Seriously though. Spacers are the only way I was able to use my Moabs on my size tires. Locktite the *****es and you're good to go. Check em when you rotate your tires and you check your other lugs, takes you an extra 10 seconds a hub.

Spacers don't put anymore strain on your components than a set of similarly backspaced rims.

Its like the difference between a diaphragm and a condom, two different ways to attack the same problem
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Unread 10-31-2011, 08:03 AM   #10
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Why red loctite?

Ive seen it recommended lots of places, but every steering component I have pulled stock from jeep was held together with correct torque and blue locktite.

Red is for when you never want to get it apart again.
Blue is for when you just want a bit of heat to get it off there again.
Purple / green is for minor vibration resistance.

Anyone point to more than "I just heard it" or "better safe than sorry" argument? Thinking about it, i never loctit-ed my wheels, have you? What about when you need to do something like... change breaks, or some trail repair? Pulling out the torch when out there, and then having to swap out now annealed components?
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Unread 10-31-2011, 08:13 AM   #11
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Quote:
Originally Posted by Wearingthin View Post
Spacers don't put anymore strain on your components than a set of similarly backspaced rims.
This ^

Spacers on stock wheels give you the back spacing of most aftermarket wheels. Either way you need the backspacing to fit the bigger wheels properly without them being tucked into the wheel wells to much. I ran my 4.5 lift with the 32 x 11.50s without spacers on stock wheels for a while. It worked, I had to adjust the steering bumps, and the rear tires were about 3/4 of an inch from the springs. After the spacers they fit so much better and the truck had more of a stable stance.
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Unread 10-31-2011, 12:51 PM   #12
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Quote:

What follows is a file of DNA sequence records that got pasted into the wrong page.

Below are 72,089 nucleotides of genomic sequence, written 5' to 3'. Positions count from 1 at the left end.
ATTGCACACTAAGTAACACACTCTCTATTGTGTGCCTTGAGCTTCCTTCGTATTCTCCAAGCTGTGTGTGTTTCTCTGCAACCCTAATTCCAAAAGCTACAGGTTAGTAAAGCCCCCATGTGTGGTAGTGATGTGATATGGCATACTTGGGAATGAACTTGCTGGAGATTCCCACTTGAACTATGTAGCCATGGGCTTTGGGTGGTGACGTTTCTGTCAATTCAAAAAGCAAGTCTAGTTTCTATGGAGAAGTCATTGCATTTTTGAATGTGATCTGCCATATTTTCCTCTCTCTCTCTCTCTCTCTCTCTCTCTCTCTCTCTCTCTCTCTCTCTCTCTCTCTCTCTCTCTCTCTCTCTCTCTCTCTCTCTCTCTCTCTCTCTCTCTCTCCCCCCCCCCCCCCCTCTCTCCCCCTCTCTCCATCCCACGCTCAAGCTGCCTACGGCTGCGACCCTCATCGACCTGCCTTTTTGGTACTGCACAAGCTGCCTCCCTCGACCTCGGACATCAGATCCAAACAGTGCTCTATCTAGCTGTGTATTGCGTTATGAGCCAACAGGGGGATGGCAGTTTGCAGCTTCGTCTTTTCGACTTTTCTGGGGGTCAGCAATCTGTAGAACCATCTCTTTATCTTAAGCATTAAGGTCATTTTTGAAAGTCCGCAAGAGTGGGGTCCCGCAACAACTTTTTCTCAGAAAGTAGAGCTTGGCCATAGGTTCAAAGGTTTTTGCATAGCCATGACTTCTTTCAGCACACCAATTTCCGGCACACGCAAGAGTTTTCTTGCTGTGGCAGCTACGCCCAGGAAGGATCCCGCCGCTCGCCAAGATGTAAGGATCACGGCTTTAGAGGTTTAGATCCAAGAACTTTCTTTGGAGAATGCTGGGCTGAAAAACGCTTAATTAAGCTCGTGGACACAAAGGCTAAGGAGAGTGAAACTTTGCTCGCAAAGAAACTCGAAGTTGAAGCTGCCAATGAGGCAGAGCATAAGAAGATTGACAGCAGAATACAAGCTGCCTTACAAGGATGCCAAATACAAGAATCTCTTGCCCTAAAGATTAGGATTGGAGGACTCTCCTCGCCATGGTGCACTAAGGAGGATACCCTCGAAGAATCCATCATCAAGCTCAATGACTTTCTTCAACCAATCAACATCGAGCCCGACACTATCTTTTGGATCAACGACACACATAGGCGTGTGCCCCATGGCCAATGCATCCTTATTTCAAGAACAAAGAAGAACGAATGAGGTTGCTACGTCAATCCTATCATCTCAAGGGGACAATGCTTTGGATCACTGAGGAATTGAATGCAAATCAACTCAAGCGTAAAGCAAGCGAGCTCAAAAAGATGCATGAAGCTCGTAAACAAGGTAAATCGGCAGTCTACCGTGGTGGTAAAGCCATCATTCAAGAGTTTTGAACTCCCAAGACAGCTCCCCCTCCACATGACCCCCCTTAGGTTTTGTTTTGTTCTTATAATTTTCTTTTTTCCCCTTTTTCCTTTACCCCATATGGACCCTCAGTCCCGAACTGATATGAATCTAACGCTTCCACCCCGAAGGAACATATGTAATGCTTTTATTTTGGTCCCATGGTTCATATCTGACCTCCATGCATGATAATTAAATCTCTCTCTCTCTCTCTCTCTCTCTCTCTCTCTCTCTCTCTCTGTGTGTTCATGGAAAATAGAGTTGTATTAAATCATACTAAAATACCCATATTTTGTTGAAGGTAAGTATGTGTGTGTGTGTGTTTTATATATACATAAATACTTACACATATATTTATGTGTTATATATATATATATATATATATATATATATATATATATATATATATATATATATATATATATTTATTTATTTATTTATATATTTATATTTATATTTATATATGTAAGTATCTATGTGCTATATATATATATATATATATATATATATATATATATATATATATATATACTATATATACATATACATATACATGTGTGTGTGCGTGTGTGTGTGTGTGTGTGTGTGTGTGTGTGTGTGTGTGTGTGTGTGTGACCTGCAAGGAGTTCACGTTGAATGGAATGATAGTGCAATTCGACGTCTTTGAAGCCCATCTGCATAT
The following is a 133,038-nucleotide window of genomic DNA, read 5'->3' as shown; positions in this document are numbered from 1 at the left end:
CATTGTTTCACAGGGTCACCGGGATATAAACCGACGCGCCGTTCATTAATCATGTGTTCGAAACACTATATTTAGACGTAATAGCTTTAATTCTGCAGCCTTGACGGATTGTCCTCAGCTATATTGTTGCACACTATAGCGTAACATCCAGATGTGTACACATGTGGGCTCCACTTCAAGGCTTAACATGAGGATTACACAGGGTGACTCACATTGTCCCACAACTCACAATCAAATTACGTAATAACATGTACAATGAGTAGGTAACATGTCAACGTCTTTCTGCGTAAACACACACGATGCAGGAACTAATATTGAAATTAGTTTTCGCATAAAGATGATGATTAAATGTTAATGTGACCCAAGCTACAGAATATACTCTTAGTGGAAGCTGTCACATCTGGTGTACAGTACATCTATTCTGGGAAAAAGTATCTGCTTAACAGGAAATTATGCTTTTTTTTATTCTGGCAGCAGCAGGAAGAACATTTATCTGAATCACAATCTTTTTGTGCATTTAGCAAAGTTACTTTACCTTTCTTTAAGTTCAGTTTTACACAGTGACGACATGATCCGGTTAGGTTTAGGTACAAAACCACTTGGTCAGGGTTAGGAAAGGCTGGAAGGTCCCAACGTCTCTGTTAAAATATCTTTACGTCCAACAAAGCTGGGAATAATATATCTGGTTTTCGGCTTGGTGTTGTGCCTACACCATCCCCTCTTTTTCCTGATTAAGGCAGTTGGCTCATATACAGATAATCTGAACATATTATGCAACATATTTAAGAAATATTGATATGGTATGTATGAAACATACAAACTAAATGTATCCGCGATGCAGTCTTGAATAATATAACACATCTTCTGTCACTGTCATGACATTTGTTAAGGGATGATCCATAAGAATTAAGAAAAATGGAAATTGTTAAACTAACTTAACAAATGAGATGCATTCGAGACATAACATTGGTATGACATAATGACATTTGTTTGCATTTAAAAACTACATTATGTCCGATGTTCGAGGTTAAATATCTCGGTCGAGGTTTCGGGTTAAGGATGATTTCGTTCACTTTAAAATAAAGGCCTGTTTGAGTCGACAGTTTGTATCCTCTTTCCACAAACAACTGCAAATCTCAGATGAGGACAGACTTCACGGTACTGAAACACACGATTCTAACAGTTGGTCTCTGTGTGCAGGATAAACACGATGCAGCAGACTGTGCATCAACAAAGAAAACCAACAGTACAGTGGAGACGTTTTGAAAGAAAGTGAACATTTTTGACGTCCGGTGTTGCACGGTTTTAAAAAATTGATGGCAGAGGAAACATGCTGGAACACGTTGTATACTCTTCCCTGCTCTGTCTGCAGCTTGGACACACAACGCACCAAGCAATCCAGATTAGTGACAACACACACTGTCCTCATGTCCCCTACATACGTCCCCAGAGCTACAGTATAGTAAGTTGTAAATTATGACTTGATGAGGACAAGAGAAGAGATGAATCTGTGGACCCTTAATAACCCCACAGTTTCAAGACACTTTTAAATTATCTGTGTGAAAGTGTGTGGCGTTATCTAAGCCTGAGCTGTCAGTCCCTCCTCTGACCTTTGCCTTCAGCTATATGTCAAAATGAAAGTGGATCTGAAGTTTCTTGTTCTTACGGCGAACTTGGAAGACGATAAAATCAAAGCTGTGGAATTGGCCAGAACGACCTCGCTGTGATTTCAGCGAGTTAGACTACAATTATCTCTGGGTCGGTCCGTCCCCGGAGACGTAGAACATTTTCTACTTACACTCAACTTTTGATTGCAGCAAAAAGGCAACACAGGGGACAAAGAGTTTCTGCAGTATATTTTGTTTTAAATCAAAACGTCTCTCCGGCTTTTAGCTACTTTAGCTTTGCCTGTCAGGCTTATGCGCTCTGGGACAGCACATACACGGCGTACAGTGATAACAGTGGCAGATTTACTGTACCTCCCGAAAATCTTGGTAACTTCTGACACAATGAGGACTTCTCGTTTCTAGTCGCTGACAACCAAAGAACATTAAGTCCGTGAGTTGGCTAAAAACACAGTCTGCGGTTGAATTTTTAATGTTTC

Originally Posted by Azzy View Post
Why red loctite?
Spidertrax provided a tube of red locktite with their spacers, so I put it on the rough country ones too. In reality, I think it's just extra precaution, because the nuts are flanged and seat tight into the aluminum spacer, torqued at 90 lbs. There really is no reason to remove the spacers unless you are pulling the axle shafts out or getting a wheel with a shallower back spacing. Maybe to do the rear drum brakes they might have to be removed, but not on disc brakes.
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Unread 10-31-2011, 12:57 PM   #13
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wouldn't you need to remove the spacer to replace the hub/bearing?
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Unread 10-31-2011, 01:05 PM   #14
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Or to replace a rotor. Or a busted axelshaft.

Last one is less likely.
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Unread 10-31-2011, 04:51 PM   #15
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Quote:
Originally Posted by cbordea View Post
wouldn't you need to remove the spacer to replace the hub/bearing?
Quote:
Originally Posted by Azzy View Post
Or to replace a rotor. Or a busted axelshaft.

Last one is less likely.
Yeah, probably replacing brake pads is the only thing you can do without taking them off. I've never had to do anything but brakes on my jeeps, but I guess it's inevitable.